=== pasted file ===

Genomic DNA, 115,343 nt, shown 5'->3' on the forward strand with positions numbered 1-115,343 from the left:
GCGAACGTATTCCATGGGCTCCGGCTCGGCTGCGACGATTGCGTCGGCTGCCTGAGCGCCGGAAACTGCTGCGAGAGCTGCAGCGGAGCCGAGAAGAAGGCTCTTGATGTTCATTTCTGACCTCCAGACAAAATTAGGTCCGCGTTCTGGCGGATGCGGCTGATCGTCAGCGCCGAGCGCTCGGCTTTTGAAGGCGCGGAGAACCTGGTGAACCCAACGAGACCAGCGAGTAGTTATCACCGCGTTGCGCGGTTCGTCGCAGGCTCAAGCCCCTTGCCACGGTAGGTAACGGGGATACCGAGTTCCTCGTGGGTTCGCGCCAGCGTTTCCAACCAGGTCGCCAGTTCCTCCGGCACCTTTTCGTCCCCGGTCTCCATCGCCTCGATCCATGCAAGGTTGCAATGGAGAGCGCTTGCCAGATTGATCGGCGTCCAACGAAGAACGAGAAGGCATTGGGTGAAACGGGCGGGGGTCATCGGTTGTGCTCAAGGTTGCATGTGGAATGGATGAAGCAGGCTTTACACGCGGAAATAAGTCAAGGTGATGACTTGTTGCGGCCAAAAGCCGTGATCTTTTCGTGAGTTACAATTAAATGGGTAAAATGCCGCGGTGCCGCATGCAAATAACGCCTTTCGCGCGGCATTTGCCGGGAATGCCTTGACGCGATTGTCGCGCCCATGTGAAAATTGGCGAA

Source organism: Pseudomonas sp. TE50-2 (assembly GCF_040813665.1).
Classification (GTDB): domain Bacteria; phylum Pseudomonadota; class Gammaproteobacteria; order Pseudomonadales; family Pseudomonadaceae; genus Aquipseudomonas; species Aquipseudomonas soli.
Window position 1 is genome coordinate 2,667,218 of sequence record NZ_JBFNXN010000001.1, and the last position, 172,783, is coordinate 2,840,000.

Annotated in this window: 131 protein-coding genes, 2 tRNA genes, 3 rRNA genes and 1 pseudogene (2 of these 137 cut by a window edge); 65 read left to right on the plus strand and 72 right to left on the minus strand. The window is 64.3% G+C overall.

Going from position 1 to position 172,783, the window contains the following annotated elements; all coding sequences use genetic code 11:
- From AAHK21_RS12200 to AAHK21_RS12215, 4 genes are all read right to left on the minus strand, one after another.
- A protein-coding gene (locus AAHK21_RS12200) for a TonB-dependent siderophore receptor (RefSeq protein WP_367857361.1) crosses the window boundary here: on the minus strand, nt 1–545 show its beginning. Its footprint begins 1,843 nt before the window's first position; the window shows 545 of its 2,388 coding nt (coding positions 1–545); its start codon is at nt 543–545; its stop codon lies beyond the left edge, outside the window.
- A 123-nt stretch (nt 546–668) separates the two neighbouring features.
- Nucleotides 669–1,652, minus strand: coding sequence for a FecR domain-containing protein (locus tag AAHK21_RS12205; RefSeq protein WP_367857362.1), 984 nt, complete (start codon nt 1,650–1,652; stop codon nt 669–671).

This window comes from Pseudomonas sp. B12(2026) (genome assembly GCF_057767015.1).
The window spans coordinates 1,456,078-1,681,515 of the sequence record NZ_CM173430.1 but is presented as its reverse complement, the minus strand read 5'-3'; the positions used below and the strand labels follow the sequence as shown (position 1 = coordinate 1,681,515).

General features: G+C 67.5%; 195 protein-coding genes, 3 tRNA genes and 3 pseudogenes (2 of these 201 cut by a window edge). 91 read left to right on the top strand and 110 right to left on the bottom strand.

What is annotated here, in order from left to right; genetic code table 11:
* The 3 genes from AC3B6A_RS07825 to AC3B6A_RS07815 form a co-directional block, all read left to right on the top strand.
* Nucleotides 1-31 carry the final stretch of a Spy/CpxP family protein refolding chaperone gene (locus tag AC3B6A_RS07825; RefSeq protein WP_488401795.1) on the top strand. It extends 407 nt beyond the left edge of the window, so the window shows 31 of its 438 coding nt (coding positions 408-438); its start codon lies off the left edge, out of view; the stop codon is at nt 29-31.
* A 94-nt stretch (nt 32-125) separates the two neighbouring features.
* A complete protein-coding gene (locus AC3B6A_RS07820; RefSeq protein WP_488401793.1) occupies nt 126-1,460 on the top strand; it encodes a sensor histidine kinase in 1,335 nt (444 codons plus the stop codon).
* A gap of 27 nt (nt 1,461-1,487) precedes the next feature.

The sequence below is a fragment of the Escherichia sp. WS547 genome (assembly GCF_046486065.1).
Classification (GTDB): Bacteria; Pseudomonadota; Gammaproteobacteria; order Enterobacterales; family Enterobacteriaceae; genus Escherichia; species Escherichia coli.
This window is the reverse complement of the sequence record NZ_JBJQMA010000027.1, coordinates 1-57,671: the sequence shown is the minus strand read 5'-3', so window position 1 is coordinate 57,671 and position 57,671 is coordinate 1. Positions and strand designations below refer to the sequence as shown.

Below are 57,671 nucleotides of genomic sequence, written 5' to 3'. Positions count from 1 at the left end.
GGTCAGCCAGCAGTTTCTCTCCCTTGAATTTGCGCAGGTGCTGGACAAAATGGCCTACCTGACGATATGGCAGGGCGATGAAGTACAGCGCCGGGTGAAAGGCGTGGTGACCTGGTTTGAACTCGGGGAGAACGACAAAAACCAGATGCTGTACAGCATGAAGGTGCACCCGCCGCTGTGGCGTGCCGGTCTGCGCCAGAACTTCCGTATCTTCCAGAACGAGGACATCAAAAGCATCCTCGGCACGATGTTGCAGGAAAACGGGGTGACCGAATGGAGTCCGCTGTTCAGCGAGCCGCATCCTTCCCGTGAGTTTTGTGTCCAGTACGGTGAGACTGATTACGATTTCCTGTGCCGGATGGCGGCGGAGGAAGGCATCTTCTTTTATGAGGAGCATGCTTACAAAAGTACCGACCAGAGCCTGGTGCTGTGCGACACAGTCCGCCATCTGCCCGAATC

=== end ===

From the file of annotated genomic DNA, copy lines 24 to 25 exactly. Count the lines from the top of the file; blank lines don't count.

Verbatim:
Below are 57,671 nucleotides of genomic sequence, written 5' to 3'. Positions count from 1 at the left end.
GGTCAGCCAGCAGTTTCTCTCCCTTGAATTTGCGCAGGTGCTGGACAAAATGGCCTACCTGACGATATGGCAGGGCGATGAAGTACAGCGCCGGGTGAAAGGCGTGGTGACCTGGTTTGAACTCGGGGAGAACGACAAAAACCAGATGCTGTACAGCATGAAGGTGCACCCGCCGCTGTGGCGTGCCGGTCTGCGCCAGAACTTCCGTATCTTCCAGAACGAGGACATCAAAAGCATCCTCGGCACGATGTTGCAGGAAAACGGGGTGACCGAATGGAGTCCGCTGTTCAGCGAGCCGCATCCTTCCCGTGAGTTTTGTGTCCAGTACGGTGAGACTGATTACGATTTCCTGTGCCGGATGGCGGCGGAGGAAGGCATCTTCTTTTATGAGGAGCATGCTTACAAAAGTACCGACCAGAGCCTGGTGCTGTGCGACACAGTCCGCCATCTGCCCGAATC